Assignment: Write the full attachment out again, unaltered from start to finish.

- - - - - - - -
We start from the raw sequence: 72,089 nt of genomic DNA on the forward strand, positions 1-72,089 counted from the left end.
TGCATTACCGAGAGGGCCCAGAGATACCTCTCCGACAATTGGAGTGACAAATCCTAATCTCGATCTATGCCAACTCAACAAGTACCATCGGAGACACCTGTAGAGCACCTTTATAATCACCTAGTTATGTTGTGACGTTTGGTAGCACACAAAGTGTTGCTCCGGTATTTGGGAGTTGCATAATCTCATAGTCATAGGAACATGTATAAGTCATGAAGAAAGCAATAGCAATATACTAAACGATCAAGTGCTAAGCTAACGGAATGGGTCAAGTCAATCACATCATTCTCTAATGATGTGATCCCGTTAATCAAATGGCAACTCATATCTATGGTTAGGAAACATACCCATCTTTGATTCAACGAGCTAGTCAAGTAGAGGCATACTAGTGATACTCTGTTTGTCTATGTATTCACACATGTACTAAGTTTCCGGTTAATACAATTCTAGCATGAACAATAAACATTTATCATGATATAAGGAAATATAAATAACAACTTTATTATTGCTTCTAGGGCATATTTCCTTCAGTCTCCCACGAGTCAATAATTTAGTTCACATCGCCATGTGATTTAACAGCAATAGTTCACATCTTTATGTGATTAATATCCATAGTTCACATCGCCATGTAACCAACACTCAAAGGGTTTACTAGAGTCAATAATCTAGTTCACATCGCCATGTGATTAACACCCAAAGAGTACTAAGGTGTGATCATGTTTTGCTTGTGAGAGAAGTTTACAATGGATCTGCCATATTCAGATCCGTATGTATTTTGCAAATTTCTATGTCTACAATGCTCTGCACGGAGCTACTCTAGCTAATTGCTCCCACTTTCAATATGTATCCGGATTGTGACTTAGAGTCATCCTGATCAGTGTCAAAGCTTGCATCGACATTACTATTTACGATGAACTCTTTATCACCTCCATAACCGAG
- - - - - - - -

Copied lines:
We start from the raw sequence: 72,089 nt of genomic DNA on the forward strand, positions 1-72,089 counted from the left end.
TGCATTACCGAGAGGGCCCAGAGATACCTCTCCGACAATTGGAGTGACAAATCCTAATCTCGATCTATGCCAACTCAACAAGTACCATCGGAGACACCTGTAGAGCACCTTTATAATCACCTAGTTATGTTGTGACGTTTGGTAGCACACAAAGTGTTGCTCCGGTATTTGGGAGTTGCATAATCTCATAGTCATAGGAACATGTATAAGTCATGAAGAAAGCAATAGCAATATACTAAACGATCAAGTGCTAAGCTAACGGAATGGGTCAAGTCAATCACATCATTCTCTAATGATGTGATCCCGTTAATCAAATGGCAACTCATATCTATGGTTAGGAAACATACCCATCTTTGATTCAACGAGCTAGTCAAGTAGAGGCATACTAGTGATACTCTGTTTGTCTATGTATTCACACATGTACTAAGTTTCCGGTTAATACAATTCTAGCATGAACAATAAACATTTATCATGATATAAGGAAATATAAATAACAACTTTATTATTGCTTCTAGGGCATATTTCCTTCAGTCTCCCACGAGTCAATAATTTAGTTCACATCGCCATGTGATTTAACAGCAATAGTTCACATCTTTATGTGATTAATATCCATAGTTCACATCGCCATGTAACCAACACTCAAAGGGTTTACTAGAGTCAATAATCTAGTTCACATCGCCATGTGATTAACACCCAAAGAGTACTAAGGTGTGATCATGTTTTGCTTGTGAGAGAAGTTTACAATGGATCTGCCATATTCAGATCCGTATGTATTTTGCAAATTTCTATGTCTACAATGCTCTGCACGGAGCTACTCTAGCTAATTGCTCCCACTTTCAATATGTATCCGGATTGTGACTTAGAGTCATCCTGATCAGTGTCAAAGCTTGCATCGACATTACTATTTACGATGAACTCTTTATCACCTCCATAACCGAG